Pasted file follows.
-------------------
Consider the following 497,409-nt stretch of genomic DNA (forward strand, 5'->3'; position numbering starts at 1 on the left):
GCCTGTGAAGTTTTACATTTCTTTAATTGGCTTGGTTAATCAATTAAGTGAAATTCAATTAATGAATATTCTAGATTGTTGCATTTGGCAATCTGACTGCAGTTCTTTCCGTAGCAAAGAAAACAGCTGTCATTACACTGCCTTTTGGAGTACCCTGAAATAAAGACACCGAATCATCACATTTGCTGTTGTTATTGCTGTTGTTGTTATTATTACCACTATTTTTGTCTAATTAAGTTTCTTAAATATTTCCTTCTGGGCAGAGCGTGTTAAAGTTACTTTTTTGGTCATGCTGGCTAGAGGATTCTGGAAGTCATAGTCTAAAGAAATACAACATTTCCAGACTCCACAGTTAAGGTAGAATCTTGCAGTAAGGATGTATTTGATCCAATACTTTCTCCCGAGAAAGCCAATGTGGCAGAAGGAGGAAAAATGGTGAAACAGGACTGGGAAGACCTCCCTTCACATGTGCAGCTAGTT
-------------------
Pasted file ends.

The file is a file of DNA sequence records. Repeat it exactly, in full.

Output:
Consider the following 497,409-nt stretch of genomic DNA (forward strand, 5'->3'; position numbering starts at 1 on the left):
GCCTGTGAAGTTTTACATTTCTTTAATTGGCTTGGTTAATCAATTAAGTGAAATTCAATTAATGAATATTCTAGATTGTTGCATTTGGCAATCTGACTGCAGTTCTTTCCGTAGCAAAGAAAACAGCTGTCATTACACTGCCTTTTGGAGTACCCTGAAATAAAGACACCGAATCATCACATTTGCTGTTGTTATTGCTGTTGTTGTTATTATTACCACTATTTTTGTCTAATTAAGTTTCTTAAATATTTCCTTCTGGGCAGAGCGTGTTAAAGTTACTTTTTTGGTCATGCTGGCTAGAGGATTCTGGAAGTCATAGTCTAAAGAAATACAACATTTCCAGACTCCACAGTTAAGGTAGAATCTTGCAGTAAGGATGTATTTGATCCAATACTTTCTCCCGAGAAAGCCAATGTGGCAGAAGGAGGAAAAATGGTGAAACAGGACTGGGAAGACCTCCCTTCACATGTGCAGCTAGTT